It’s important to study well, party hard, fall in love, and enjoy your college years – and to be young and a little reckless sometimes. However, it’s also important to start thinking about some “grown-up” things, too. In this blog post we talk about finance, savings, and investing.
Looking back at our college times, there are a few things we would have loved to know already then, but didn’t. That is why we would like to pass the “knowledge crown” on to you, who are still in college.
Be a best friend to your financial self, too.
Build a healthy relationship with money
A lot of Instagram, FB, and other channels promote blogs and posts that we need to take good care of ourselves – psychologically, physically, and emotionally. And, we totally agree on that! However, we should not forget about a healthy relationship with our money, too. There is some old wisdom that we strongly suggest you follow:
Spend only what you earn or have.
Not that debt is evil; we all need a loan for something bigger sometimes, or there are inevitable circumstances that can cross our path. It is just that debt should not be the only and constant way of how you build your life – it should be a rarity.
Credit cards - know the real cost. We know that interest rates on credit cards are among the highest. And too often we find ourselves using them too much – we see that when we receive our card’s financial statement. So, we should reverse the logic – picture the cost of such financing and then decide whether we go for it or not. Another rule of thumb is that if we can not manage to settle credit card debt to zero in one or two months, then we are already looking at too much debt. In short, debt is not healthy.
Become a Master of Budgeting
When somebody says you should live on a budget, our mind instantly goes to thinking, “Oh no, but I want those pair of shoes, I need to see that movie . . . .” The good news is that living on a budget actually means a very positive thing:
Take control of your money in order to meet your financial goals.
If you start thinking and acting upon it already in college, you are set up for a life of financial happiness and success, because it will become your good habit.
Use Apps to Reinforce Good Financial Habits
We love that so many funky, awesome, and useful web and mobile apps exist already. They will help you with creating your budget, saving money (and you will not even know about it), or investing in stocks or cryptocurrencies. Check some of them out:
If you by any chance still love the old analog ways, you can set up some visual reminders for you to save money, like leave photos of your dream holidays or car next to the computer where you do the online banking – it will remind you that you want to save that money, instead of spending it. 😉
Have That Emergency Fund
Why do you need one? It gives you the peace of mind to know that, if you, for example, lose your job, you can worry about how to deal with the emergency itself and not worry about how you’re going to survive financially.
Let’s first take a look at what an Emergency Fund isn’t:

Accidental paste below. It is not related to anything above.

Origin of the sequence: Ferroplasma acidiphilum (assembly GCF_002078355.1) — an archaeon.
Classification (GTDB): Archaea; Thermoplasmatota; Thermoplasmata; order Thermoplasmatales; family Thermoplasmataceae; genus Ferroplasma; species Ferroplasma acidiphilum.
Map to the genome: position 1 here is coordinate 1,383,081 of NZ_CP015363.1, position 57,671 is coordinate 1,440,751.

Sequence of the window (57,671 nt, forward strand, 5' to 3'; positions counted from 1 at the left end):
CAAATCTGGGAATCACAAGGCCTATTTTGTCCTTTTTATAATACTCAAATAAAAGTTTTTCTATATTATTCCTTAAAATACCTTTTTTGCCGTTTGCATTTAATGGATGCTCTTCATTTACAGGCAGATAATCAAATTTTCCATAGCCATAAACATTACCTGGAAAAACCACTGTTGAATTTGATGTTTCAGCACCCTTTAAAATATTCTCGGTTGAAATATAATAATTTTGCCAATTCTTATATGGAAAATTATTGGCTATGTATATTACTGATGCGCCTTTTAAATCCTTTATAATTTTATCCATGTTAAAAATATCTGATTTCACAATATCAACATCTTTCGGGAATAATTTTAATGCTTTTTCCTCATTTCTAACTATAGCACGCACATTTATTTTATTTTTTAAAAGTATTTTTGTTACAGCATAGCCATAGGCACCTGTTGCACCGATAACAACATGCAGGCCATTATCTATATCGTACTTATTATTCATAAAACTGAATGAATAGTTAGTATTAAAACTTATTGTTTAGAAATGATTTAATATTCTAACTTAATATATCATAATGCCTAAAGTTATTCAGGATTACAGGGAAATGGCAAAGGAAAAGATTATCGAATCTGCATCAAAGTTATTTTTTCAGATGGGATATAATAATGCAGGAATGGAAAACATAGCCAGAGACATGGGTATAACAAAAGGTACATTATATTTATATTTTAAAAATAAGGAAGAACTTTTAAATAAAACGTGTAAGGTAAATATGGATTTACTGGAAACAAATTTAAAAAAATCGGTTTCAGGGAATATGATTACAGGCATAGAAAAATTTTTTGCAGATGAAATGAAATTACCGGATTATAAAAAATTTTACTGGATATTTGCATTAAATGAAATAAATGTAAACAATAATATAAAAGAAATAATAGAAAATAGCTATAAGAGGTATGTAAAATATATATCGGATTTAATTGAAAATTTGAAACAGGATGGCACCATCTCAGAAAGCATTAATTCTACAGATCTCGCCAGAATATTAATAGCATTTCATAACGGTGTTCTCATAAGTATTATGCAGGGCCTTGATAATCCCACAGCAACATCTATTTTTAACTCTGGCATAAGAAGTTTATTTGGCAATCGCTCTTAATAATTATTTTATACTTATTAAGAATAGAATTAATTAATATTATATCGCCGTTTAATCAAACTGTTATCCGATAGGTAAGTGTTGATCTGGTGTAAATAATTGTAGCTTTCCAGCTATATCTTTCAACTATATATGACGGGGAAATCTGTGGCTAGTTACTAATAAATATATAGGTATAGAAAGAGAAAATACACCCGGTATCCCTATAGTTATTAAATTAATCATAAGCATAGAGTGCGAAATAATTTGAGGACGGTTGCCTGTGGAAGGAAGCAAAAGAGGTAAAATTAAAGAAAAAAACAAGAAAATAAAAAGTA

- It’s not used for planned purchases like a house, a new car, and so on.
- It does not have to be large, it can start small.
- The amount of it varies based on your lifestyle.
Out of sight, out of mind.
The best way to store your emergency money is by putting it into a separate account, you’ll know exactly how much you have – and how much you may still need to save.
How much should you have in your emergency fund?
Financial experts recommend that you should typically have three to six months’ worth of expenses. You can start small, here are some examples of how much can you save up in two years:
For instance, let’s say you set aside €25 a month in an emergency fund. At the end of two years, you could have €600 saved. Increase that amount to €50 a month and your savings could grow to €1,200. Make it €100 a week and you’ll see an even larger amount saved – €2,400.
Should you save or invest your money?
We would say that you should save AND invest your money, but how? Read the following lines, and get to know the basics.
The real question in our college years is where the savings happen.
There are two sides to the equation: earnings and spending. We can think of extra earning – babysit, work in a bar, or help the elderly with groceries for some extra bucks. Or, we can think of smart spending (buy things on sale, ask a friend if he or she has something we need, etc.). Both result in additional $$ that can be saved, and at the end invested.
Useful Insight: Time your spending (if you don’t need one thing urgent, can you buy it on sale?) and monetize your knowledge (either build a photo portfolio or start sharing crypto knowledge with old wealthy neighbors). There are always options.
Let your money work for you
You do not have to overexpose yourself. Start with small amounts (if you have it for a coffee then you have it also for investment). Choose from stocks, bonds, or dive into cryptocurrencies – If you do not own a Bitcoin, now is the time to try this digital novelty. Find out more in an in-depth blog on “Investing is a Marathon, Not a Sprint.”
And in the end, we know that the best teacher is life itself.
To explore more options, you have to start increasing your financial literacy. Some financial products or services might seem complex, but our advice would be: jump into the water and start exploring, ask questions that will unlock a new level of financial knowledge, and compare your experience with parent’s experience of buying their first stock or bond.
Intrigued, and eager to learn more?
We’ve written a number of “Investing 101” blogs that will help you with the first steps of increasing your financial literacy. We invite you to check them out: